Name: Jason

Who is asking: Student

Level: Secondary

Question:

What do you get when dividing zero by infinity? Our Calculus teacher was pretty sure that the expression was indeterminate from. However, if this is so...Why? Zero divded by any number (except zero) is zero, true. Any number (except infinite) over infinite is zero. So, why isn't Zero divided by infinite zero. A simpler way if I had 4 potatoes and was to split them among 2 friends, each friend would get 2 potatoes. However, if I had 0 potatoes and split them a infinite number of ways, each person would still have 0. Explain please!

Hi Jason,
I like your potato example.

It bothers me somewhat that we talk about infinity as if it were a number that we can treat just as we treat other numbers. We all do it, but when faced with this kind of question it is important to ask where the infinity (and the zero) comes from. I am going to use function notation as it makes it easier to say what I want.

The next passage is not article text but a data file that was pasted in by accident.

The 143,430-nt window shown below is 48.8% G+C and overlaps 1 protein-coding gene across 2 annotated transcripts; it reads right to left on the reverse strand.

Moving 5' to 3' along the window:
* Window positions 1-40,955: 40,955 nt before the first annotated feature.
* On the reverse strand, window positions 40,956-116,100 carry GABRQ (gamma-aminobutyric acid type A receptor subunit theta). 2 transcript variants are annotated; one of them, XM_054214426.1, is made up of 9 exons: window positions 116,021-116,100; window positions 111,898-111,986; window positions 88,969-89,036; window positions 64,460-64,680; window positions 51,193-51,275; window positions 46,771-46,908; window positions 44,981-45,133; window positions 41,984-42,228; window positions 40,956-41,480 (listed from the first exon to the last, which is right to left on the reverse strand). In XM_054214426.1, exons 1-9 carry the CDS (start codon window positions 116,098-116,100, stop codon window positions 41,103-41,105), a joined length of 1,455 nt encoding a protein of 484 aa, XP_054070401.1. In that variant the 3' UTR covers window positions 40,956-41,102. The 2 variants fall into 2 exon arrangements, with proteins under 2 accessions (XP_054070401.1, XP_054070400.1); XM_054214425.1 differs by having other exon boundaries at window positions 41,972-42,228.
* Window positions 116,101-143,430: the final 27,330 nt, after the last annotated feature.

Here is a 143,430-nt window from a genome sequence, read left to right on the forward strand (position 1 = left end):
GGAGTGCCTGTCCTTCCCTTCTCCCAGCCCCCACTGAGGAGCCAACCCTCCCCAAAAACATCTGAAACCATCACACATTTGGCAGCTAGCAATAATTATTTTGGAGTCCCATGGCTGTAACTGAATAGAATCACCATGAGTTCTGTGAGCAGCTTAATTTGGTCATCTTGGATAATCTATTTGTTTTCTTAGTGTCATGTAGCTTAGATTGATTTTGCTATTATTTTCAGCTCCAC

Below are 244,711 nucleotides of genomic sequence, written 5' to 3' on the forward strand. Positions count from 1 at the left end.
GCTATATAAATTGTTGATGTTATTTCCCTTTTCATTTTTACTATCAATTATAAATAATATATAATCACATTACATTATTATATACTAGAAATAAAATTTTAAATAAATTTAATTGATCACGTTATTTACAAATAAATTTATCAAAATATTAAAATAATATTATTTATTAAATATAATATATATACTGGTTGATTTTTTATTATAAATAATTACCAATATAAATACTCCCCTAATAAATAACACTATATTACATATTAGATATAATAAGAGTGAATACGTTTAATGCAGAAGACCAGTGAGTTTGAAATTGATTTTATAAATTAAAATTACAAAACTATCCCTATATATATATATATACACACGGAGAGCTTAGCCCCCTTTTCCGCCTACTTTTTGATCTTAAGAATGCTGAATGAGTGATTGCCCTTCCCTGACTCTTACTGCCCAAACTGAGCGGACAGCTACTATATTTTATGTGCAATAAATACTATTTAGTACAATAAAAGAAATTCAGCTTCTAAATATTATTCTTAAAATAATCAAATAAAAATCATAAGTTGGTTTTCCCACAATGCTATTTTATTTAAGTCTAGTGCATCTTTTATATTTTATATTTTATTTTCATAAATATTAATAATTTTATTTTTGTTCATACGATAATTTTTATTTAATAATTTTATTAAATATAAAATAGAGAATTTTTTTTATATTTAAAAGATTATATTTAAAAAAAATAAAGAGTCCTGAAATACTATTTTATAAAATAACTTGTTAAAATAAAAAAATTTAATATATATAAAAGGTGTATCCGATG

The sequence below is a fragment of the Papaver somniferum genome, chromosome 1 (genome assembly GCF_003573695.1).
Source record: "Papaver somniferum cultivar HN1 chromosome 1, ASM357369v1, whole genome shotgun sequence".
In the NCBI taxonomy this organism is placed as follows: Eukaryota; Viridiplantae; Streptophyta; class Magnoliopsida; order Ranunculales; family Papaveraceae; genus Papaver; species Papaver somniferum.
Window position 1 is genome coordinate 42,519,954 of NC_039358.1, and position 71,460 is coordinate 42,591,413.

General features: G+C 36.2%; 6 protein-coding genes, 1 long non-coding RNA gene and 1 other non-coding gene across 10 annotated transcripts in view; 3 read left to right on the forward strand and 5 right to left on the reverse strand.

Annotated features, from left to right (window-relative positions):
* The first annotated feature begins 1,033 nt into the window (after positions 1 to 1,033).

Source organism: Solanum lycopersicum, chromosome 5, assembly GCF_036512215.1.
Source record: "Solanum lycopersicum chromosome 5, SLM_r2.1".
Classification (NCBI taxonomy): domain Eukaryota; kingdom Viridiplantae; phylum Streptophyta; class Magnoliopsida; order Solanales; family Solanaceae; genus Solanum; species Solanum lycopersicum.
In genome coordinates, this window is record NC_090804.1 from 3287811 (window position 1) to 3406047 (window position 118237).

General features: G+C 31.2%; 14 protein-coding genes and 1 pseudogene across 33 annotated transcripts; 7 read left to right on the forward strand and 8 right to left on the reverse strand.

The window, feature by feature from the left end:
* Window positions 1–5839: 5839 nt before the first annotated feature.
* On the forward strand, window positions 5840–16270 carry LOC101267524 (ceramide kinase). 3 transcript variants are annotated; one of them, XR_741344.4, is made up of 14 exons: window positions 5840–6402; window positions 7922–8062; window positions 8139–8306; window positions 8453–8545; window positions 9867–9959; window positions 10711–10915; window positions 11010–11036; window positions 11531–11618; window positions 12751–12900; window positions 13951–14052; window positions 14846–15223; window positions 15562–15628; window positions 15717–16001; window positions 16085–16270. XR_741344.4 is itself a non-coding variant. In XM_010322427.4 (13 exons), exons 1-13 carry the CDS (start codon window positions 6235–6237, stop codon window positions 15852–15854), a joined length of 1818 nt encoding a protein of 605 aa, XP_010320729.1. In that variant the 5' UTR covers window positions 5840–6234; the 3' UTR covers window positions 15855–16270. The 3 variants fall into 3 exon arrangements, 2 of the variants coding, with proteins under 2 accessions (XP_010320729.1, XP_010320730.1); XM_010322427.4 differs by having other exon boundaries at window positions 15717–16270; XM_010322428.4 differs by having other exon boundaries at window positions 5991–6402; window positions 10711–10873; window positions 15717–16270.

I assume you have a fraction of the form ^{f(x)}/_{g(x)} , and that as x approaches a, f(x) approaches zero and g(x) approaches infinity. The question is then, what is the limit of ^{f(x)}/_{g(x)} as x approaches a? To make my life a little easier I am going to assume that f(x) and g(x) are never negative. That way I don't have to deal with negative signs or absolute values.

If f(x) = 0 for every x then^{f(x)}/_{g(x)} = 0 for every x, and hence the limit is zero. (This is your potato example.) Since g(x) approaches infinity as x approaches a, as x gets close to a, g(x) > 1. Thus as x gets close to a,

0 < ^{f(x)}/_{g(x)} < f(x).
Hence ^{f(x)}/_{g(x)} gets squeezed between 0 and f(x), and f(x) is approaching zero. Thus ^{f(x)}/_{g(x)} must also approach zero as x approaches a.
If this is what you mean by "dividing zero by infinity" then it is not indeterminate, it is zero.

Penny